Violence in Flannery O’Connor: The Partridge Festival

There are three or four Flannery O’Connor’s short stories that are widely anthologized, and many more of the thirty-one stories she wrote in her short life of thirty-nine years, that should be better known. “The Partridge Festival” is one of them, which I discovered in reading her Complete Works.  No one who reads O’Connor fails to recognize her preoccupation with violence. What makes a person a killer is a theme she returns to over and over again. That concern is also visible in the title she chooses for her second novel The Violent Bear It Away. It is also a theme that has preoccupied me.  More than one American author has delved into the violent streak running through our history, most notably also in the work of Joyce Carol Oates.

The continuation of mass shootings even after the killing of twenty children in December of 2012 make this story particularly meaningful. O’Connor began writing this story in September 1959,  and it was first published in The Critic in 1961, before the Kennedy assassination and the ever-growing list of assassinations and shootings since November 22, 1963. Partridge is a fictional southern town that hosts an annual azalea festival. The event continues as scheduled despite the shooting of six townsmen. The murderer is the town eccentric and loner, a man named Singleton, who goes on the killing spree after he is the victim of a mock punishment, a cruel joke, for not wearing a festival badge.  As the story opens, he is considered insane and confined to the state mental institution for the killings. The whole scenario is one we have heard repeated so many times in the United States. Remarkably, “The Partridge Festival” singles out elements persisting in our culture, which are not just confined to the South, or can be dismissed as merely Southern Gothic writing in operation.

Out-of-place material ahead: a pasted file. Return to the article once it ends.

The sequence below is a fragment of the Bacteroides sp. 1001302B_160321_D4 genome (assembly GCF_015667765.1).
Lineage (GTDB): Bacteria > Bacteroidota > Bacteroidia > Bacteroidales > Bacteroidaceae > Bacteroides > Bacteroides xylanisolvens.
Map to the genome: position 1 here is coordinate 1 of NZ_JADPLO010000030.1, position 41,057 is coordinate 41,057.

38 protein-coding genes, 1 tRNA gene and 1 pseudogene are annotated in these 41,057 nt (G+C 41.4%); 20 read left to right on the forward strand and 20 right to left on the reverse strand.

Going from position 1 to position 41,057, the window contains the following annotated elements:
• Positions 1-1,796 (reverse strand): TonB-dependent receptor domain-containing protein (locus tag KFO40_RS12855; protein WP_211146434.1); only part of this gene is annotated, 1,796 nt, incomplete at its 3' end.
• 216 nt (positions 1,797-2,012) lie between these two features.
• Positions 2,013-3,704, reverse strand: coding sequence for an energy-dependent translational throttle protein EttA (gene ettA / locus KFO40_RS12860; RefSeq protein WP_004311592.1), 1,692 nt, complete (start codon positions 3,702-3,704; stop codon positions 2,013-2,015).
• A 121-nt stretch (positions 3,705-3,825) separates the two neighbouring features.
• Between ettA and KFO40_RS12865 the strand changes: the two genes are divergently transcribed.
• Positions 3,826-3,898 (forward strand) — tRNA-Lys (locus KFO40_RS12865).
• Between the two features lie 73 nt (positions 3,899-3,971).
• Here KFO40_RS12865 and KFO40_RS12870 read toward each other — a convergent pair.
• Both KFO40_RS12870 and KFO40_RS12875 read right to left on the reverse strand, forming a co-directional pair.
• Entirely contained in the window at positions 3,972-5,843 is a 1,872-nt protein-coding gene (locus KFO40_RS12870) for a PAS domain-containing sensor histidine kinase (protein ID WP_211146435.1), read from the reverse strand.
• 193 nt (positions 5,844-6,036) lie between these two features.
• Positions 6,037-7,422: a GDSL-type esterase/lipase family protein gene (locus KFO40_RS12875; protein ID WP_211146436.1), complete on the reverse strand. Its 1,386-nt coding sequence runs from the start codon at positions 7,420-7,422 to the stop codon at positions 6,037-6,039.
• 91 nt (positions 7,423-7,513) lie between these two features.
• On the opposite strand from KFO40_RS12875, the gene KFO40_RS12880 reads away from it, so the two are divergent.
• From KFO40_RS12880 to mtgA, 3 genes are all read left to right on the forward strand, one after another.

Calhoun, a young man who returns to his hometown ostensibly for the festival and to visit his great aunts, really is in Partridge because he is fascinated with Singleton (O’Connor’s choice of names is never random) with whom he senses a kinship.  Singleton disavows and disdains the pettiness and silliness of the town just like Calhoun does. At the danger of simplifying the complexity of this story, the idea of kinship is key to the understanding and appreciation of the complicity of every character in the murders. Calhoun walks around the town asking people their opinion of Singleton, much like TV reporters do today. O’Connor writes: “He would have liked to start, in Socratic fashion, a street discussion about where the real guilt for the six deaths lay, but as he surveyed the scene, he saw no one who looked capable of any genuine interest in meaning. ” He takes a seat at a drugstore counter and pronounces that, “Partridge is guilty.” The soda fountain boy responds, “Partridge can’t shoot nobody.”  He visits the barbershop to find out how more of the locals feel about the shootings. Every opinion voiced in the barbershop contains its bigoted logic, even as with masterful irony O’Connor exposes Calhoun’s own prejudices.

The story unfolds in a way in which the reader is compelled to ask: How are all the characters, even Calhoun who is the relentless investigator and the killer’s sympathizer,  part of the shootings in Partridge, and how are we, in fact, kin with the killer? Can the answers to these questions be found in our neglect of the mentally ill and a failure to recognize our kinship with the misfit, the disabled, and the dispossessed?  We fail also to recognize that under similar circumstances, we also might go mad, if bullied and badgered enough?

Eerily, Partridge goes on about its business just as we go on about our business after every report of a school shooting.

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